Thirty elementary and secondary teachers from across Ontario converged at York University in August for the FULL STE(A)M AHEAD – Inclusive, Innovative & Interactive Teaching and Learning about STEM (science, technology, engineering and mathematics) mini-conference.
Hosted by the Lassonde School of Engineering’s kindergarten to industry (k2i) academy and the Ontario Teacher’s Federation (OTF). The free program offered teachers the opportunity for hands-on, interactive learning from the k2i academy team along with guest presenters Solomon Boakye-Yiadom, assistant professor of mechanical engineering at Lassonde, and Moses Velasco, director of Learning Programs, Ontario Science Centre.
“Collaborating together with partners to dismantle systemic barriers to opportunities in STEM is a key part of our mission at Lassonde,” says Jane Goodyer, dean of the Lassonde School of Engineering. “The meaningful work that we do would not be possible without strong partnerships, they help us make a positive impact and create positive change.”
“OTF was thrilled to partner with the k2i academy to create an exciting learning opportunity for teachers in the summer of 2022,” says Nathan Cole, president of the Ontario Teachers’ Federation. “Our members who participated in this immersive and experiential learning session told us that they felt inspired by what they learned and were excited to apply their learning to their teaching and assessment practices.”
The program highlighted the importance of STEM literacies and skills in today’s technology-integrated world, emphasizing the crucial role that teachers play in ensuring there are equitable opportunities for STEM learning in their classrooms. Teachers had the opportunity to share their expertise and network with fellow educators from across Ontario. They also engaged with the k2i academy student mentors (undergraduate students). The mentors shared some of their own student experiences, highlighting the barriers they faced when pursuing STEM education, giving the teachers valuable insights from the student perspective that they could take back to their classrooms.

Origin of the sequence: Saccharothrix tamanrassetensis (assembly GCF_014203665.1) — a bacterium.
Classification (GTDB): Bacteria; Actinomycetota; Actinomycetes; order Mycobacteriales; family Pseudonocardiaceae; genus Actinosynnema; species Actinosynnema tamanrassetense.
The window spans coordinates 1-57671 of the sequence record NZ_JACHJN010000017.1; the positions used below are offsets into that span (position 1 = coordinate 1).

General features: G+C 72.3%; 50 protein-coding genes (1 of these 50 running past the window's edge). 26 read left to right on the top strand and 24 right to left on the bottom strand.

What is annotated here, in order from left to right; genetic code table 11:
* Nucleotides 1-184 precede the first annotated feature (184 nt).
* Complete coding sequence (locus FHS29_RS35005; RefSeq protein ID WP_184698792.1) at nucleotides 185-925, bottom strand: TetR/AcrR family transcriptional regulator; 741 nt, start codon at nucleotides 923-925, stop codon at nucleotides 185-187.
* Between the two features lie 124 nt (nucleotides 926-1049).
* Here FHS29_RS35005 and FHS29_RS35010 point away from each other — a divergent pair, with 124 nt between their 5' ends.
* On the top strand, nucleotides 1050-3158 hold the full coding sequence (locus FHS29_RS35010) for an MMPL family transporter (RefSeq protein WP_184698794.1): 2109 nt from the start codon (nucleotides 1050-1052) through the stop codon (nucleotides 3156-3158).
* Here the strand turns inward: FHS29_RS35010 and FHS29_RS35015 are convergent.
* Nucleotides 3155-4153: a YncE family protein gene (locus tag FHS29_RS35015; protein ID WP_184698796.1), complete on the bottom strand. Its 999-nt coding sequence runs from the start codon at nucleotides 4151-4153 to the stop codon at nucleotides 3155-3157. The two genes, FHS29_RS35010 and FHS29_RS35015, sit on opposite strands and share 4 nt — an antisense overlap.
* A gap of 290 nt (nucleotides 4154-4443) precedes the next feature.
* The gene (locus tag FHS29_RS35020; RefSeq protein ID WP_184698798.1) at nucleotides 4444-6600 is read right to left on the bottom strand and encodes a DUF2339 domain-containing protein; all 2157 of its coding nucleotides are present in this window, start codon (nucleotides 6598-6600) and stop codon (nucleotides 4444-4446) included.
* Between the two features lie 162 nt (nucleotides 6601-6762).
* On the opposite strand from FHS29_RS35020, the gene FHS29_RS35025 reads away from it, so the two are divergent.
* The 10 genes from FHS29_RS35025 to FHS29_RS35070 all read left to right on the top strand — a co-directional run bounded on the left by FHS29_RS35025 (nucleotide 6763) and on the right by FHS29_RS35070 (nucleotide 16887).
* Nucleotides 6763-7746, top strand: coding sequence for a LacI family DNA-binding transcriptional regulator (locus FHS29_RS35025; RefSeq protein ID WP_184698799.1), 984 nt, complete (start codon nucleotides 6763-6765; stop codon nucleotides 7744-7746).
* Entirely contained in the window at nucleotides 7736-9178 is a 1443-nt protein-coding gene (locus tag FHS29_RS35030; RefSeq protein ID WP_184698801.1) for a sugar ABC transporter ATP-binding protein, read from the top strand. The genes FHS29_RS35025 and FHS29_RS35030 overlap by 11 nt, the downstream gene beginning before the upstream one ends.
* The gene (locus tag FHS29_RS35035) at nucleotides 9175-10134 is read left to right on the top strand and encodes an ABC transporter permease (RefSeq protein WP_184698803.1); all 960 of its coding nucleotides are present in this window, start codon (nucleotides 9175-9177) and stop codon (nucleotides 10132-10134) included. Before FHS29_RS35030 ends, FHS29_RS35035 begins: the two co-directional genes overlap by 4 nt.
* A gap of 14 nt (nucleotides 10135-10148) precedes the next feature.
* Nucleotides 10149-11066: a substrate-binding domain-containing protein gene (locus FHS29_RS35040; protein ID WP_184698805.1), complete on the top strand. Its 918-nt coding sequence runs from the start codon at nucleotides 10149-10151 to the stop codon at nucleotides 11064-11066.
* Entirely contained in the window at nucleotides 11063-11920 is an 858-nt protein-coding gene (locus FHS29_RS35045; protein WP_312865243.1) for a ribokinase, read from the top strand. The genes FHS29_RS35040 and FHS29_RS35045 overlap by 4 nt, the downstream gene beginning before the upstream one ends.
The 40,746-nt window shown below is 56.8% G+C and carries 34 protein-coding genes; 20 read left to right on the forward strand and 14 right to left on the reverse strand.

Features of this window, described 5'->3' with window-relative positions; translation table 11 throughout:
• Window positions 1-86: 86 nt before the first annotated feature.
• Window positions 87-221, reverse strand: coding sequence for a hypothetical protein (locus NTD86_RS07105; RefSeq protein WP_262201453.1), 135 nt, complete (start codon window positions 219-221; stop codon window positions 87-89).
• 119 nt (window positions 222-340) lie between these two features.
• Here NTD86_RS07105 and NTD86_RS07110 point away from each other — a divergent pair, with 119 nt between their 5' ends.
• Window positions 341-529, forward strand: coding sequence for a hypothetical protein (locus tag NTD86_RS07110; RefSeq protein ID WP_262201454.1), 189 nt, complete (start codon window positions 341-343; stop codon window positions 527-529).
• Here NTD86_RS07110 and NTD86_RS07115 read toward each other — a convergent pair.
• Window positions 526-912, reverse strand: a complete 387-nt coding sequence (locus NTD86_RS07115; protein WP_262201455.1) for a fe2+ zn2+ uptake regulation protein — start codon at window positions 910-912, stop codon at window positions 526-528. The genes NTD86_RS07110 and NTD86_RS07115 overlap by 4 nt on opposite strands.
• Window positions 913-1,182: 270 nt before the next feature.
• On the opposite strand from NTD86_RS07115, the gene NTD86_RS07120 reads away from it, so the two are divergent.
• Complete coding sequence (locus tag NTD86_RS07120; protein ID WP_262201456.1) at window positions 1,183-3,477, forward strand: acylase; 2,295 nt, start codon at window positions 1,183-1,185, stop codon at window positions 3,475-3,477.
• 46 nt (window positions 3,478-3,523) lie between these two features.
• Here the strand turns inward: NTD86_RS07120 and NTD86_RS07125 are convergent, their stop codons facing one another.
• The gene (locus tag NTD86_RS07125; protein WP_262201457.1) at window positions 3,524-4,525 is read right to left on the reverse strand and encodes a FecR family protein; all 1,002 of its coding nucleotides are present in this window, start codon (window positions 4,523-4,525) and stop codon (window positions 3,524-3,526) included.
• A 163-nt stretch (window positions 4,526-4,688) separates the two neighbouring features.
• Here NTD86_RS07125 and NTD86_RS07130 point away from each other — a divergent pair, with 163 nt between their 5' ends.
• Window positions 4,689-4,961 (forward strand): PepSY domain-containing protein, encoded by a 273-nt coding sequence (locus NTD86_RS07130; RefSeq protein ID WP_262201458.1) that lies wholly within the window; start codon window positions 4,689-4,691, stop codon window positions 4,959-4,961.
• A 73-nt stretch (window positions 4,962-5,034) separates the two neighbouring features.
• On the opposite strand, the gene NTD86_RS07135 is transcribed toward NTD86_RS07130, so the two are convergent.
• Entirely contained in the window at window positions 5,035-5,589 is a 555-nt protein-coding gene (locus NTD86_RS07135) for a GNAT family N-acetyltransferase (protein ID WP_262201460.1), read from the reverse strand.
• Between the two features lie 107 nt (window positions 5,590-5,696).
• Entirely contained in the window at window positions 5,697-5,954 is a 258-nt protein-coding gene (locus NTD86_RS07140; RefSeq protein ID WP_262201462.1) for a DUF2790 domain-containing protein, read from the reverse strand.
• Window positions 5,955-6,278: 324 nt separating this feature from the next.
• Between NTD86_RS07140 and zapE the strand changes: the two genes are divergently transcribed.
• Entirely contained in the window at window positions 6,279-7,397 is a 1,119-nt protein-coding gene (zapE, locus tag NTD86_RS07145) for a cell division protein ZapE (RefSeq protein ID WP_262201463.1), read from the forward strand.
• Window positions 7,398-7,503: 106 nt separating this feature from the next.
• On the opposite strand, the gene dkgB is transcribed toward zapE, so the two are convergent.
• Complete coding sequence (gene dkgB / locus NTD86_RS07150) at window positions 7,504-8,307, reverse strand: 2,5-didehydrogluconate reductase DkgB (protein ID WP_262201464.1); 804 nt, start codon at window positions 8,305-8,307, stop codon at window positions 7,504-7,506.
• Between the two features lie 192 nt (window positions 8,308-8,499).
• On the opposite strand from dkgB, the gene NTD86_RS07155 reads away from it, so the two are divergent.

“I hope that each teacher has learned more about how early education influences students’ success and experiences in post-secondary,” says Jessica Moosaie, k2i student mentor. “By making K to 12 education more inclusive and interdisciplinary, I believe students will have an easier transition into post-secondary education.”
“I learned that no matter where you might be in your career as an educator, it is a field which demands lifelong learning,” added Samantha Dungca, k2i student mentor. “I witnessed that sometimes it takes a bit of un-learning to eliminate the biases we may have in science and engineering to create accessible, inclusive lessons for the classroom.”
Teachers attended several workshops led by Vanessa Ironside, k2i academy program officer, to take part in hands-on STEM learning experiences. The workshops helped teachers strengthen their skills in topics such as engineering design, computational thinking and coding, and explored questions connected to the Unite Nations 17 Sustainable Development Goals.
“It was exciting to finally be able to welcome teachers to Lassonde for in-person professional learning,” says Lisa Cole, director of programming at the k2i academy. “It’s important for us to work alongside our K to 12 education partners, such as the Ontario Teachers’ Federation, to co-create authentic, real-world connected learning opportunities that support the work of classroom teachers in Ontario.”
- Why Equity in STEM?
- Introduction to Engineering Design, Design Thinking, and STEM Skills
- Moving Towards Equity with STEM Skills in Curriculum
- Integrating Computational Thinking and Electronics into your Classroom
- From 2D to 3D! Learning about 3D modelling and exploring creativity